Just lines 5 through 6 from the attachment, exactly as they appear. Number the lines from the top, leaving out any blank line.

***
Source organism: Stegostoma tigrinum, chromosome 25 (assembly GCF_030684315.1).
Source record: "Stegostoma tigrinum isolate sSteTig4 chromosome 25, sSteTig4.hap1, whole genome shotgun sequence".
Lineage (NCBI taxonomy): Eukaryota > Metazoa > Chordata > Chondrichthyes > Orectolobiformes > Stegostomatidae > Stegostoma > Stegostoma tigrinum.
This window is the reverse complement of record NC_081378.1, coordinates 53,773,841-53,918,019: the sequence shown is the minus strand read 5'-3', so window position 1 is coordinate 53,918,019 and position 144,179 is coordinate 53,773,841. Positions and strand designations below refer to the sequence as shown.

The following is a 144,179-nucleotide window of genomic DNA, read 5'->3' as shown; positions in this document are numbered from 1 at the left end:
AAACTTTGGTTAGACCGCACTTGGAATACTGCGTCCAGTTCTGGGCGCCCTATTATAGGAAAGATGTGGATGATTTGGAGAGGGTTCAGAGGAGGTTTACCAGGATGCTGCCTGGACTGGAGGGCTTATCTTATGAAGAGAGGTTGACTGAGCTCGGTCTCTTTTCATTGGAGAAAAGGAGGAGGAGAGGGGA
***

The following is a 144,179-nucleotide window of genomic DNA, read 5'->3' as shown; positions in this document are numbered from 1 at the left end:
AAACTTTGGTTAGACCGCACTTGGAATACTGCGTCCAGTTCTGGGCGCCCTATTATAGGAAAGATGTGGATGATTTGGAGAGGGTTCAGAGGAGGTTTACCAGGATGCTGCCTGGACTGGAGGGCTTATCTTATGAAGAGAGGTTGACTGAGCTCGGTCTCTTTTCATTGGAGAAAAGGAGGAGGAGAGGGGA